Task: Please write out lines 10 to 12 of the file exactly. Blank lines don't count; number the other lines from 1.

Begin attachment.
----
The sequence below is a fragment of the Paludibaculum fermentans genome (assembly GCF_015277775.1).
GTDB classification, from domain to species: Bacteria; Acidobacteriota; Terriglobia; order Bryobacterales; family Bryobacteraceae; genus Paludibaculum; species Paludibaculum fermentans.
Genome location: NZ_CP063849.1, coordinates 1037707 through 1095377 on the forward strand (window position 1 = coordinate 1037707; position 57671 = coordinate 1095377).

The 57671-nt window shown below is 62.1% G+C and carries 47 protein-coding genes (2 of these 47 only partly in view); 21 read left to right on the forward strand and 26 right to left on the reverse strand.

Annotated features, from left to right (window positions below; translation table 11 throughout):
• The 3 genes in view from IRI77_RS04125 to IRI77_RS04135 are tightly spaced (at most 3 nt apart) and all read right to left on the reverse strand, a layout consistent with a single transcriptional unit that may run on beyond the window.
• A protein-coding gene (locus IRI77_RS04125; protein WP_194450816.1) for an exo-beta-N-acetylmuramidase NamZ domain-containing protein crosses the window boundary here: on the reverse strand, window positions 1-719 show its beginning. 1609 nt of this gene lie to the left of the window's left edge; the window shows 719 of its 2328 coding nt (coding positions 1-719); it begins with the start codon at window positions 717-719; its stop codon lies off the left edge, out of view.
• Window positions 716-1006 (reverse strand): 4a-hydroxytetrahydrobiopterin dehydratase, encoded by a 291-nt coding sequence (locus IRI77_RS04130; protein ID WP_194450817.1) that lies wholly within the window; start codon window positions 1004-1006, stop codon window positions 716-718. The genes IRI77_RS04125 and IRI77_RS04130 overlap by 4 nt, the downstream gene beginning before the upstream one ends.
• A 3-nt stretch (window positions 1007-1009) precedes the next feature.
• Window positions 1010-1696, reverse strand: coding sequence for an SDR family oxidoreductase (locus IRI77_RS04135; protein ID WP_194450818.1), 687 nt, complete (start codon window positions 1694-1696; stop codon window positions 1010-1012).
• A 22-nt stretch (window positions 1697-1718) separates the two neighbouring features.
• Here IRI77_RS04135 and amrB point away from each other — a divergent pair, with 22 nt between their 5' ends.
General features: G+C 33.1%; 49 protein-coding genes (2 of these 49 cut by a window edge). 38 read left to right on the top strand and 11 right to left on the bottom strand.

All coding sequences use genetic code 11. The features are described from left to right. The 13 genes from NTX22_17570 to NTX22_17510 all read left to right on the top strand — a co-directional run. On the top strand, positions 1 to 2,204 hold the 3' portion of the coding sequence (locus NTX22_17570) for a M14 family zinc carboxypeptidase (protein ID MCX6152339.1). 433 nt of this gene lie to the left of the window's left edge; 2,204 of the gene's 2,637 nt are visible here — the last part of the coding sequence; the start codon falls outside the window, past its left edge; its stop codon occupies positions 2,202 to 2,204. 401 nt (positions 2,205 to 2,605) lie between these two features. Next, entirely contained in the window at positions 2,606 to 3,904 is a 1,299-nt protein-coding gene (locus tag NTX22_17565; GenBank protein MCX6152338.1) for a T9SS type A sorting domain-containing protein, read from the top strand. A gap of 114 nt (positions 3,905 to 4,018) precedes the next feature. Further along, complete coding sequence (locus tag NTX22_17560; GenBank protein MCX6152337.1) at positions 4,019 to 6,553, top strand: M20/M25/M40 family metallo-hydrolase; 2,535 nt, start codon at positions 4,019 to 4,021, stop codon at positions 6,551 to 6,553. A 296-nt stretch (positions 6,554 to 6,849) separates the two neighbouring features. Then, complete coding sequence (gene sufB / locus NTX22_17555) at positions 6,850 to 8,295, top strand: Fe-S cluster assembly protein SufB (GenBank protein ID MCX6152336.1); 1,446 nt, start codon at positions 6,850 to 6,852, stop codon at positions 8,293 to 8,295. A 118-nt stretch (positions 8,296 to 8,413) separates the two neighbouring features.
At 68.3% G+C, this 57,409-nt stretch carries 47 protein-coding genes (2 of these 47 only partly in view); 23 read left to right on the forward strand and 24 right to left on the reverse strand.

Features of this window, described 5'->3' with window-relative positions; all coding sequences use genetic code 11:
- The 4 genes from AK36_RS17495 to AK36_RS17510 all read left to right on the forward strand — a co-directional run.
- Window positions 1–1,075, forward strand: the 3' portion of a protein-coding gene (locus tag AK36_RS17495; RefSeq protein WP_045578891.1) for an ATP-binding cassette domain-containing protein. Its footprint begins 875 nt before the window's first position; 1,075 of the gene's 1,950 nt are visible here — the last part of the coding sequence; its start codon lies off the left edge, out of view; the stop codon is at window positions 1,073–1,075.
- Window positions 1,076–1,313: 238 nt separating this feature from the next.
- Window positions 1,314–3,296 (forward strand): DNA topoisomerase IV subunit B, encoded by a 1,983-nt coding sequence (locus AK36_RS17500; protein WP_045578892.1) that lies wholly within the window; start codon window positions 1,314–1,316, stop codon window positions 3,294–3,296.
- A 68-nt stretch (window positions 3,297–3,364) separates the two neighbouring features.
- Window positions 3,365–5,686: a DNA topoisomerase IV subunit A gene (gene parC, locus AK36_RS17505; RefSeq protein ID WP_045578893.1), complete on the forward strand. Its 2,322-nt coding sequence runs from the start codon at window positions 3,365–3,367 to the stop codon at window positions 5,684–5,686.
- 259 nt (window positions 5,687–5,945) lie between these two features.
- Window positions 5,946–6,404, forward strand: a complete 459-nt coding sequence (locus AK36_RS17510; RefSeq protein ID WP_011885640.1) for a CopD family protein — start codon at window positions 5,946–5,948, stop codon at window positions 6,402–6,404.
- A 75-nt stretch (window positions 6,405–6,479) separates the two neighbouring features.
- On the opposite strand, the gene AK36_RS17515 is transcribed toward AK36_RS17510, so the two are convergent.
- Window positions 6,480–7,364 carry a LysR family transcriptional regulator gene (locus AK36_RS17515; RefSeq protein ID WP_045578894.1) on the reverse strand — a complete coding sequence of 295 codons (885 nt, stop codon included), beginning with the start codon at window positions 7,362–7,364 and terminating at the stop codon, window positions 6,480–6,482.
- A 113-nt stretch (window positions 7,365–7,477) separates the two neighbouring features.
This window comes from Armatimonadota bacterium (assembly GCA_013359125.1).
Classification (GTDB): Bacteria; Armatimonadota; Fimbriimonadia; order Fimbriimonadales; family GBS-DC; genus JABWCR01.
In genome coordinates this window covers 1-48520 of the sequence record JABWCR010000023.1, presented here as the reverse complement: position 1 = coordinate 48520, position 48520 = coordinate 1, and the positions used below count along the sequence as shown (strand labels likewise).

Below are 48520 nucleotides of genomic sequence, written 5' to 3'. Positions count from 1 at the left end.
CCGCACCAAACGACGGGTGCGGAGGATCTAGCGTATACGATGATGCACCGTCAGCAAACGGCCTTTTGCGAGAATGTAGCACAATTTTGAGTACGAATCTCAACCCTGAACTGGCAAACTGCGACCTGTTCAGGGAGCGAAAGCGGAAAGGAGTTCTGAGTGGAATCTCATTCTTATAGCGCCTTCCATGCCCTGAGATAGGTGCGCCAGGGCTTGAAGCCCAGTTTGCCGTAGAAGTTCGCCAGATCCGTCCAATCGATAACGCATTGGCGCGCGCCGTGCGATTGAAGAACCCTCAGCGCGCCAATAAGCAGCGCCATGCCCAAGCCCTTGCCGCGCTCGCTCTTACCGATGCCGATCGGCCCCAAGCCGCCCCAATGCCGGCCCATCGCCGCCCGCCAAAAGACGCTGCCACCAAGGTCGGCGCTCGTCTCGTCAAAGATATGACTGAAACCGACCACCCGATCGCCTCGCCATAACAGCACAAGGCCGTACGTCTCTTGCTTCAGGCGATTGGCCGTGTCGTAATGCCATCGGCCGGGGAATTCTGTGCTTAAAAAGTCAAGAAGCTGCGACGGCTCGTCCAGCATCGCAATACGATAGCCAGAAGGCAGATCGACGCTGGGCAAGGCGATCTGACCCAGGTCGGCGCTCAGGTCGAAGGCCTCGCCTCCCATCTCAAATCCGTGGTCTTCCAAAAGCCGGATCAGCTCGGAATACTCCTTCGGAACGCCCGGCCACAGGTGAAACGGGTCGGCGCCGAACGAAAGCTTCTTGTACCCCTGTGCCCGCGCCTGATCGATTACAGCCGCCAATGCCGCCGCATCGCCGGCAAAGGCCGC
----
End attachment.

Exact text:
• Window positions 1010-1696, reverse strand: coding sequence for an SDR family oxidoreductase (locus IRI77_RS04135; protein ID WP_194450818.1), 687 nt, complete (start codon window positions 1694-1696; stop codon window positions 1010-1012).
• A 22-nt stretch (window positions 1697-1718) separates the two neighbouring features.
• Here IRI77_RS04135 and amrB point away from each other — a divergent pair, with 22 nt between their 5' ends.